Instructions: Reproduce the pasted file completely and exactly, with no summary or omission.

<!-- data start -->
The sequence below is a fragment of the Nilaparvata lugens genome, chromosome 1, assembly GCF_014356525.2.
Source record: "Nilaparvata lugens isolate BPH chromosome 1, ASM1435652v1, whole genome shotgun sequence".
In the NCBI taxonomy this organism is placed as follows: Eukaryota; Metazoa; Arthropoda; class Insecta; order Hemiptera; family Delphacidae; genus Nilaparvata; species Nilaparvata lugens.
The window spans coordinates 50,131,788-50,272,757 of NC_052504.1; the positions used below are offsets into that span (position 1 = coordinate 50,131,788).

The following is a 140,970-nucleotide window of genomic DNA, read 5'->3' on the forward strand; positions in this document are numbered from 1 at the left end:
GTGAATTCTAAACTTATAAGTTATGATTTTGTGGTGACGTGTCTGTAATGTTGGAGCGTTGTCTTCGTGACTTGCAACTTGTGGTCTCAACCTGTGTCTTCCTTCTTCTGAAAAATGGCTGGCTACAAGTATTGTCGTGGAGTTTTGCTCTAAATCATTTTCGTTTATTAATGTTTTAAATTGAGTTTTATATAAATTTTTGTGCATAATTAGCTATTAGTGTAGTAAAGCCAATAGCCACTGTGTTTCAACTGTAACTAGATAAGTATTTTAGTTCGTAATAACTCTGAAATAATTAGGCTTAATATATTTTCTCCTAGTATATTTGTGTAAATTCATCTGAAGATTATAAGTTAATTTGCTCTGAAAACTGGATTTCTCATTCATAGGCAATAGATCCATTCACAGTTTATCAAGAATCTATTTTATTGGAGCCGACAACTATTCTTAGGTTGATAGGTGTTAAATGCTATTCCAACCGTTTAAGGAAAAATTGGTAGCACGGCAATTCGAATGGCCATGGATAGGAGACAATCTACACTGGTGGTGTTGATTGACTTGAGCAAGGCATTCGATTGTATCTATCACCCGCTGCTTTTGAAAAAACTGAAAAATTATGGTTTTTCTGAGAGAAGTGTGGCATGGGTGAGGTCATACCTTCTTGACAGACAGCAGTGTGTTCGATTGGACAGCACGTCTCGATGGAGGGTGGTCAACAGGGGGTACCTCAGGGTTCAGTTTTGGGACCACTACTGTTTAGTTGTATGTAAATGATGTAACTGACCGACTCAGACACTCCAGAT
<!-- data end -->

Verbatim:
The sequence below is a fragment of the Nilaparvata lugens genome, chromosome 1, assembly GCF_014356525.2.
Source record: "Nilaparvata lugens isolate BPH chromosome 1, ASM1435652v1, whole genome shotgun sequence".
In the NCBI taxonomy this organism is placed as follows: Eukaryota; Metazoa; Arthropoda; class Insecta; order Hemiptera; family Delphacidae; genus Nilaparvata; species Nilaparvata lugens.
The window spans coordinates 50,131,788-50,272,757 of NC_052504.1; the positions used below are offsets into that span (position 1 = coordinate 50,131,788).

The following is a 140,970-nucleotide window of genomic DNA, read 5'->3' on the forward strand; positions in this document are numbered from 1 at the left end:
GTGAATTCTAAACTTATAAGTTATGATTTTGTGGTGACGTGTCTGTAATGTTGGAGCGTTGTCTTCGTGACTTGCAACTTGTGGTCTCAACCTGTGTCTTCCTTCTTCTGAAAAATGGCTGGCTACAAGTATTGTCGTGGAGTTTTGCTCTAAATCATTTTCGTTTATTAATGTTTTAAATTGAGTTTTATATAAATTTTTGTGCATAATTAGCTATTAGTGTAGTAAAGCCAATAGCCACTGTGTTTCAACTGTAACTAGATAAGTATTTTAGTTCGTAATAACTCTGAAATAATTAGGCTTAATATATTTTCTCCTAGTATATTTGTGTAAATTCATCTGAAGATTATAAGTTAATTTGCTCTGAAAACTGGATTTCTCATTCATAGGCAATAGATCCATTCACAGTTTATCAAGAATCTATTTTATTGGAGCCGACAACTATTCTTAGGTTGATAGGTGTTAAATGCTATTCCAACCGTTTAAGGAAAAATTGGTAGCACGGCAATTCGAATGGCCATGGATAGGAGACAATCTACACTGGTGGTGTTGATTGACTTGAGCAAGGCATTCGATTGTATCTATCACCCGCTGCTTTTGAAAAAACTGAAAAATTATGGTTTTTCTGAGAGAAGTGTGGCATGGGTGAGGTCATACCTTCTTGACAGACAGCAGTGTGTTCGATTGGACAGCACGTCTCGATGGAGGGTGGTCAACAGGGGGTACCTCAGGGTTCAGTTTTGGGACCACTACTGTTTAGTTGTATGTAAATGATGTAACTGACCGACTCAGACACTCCAGAT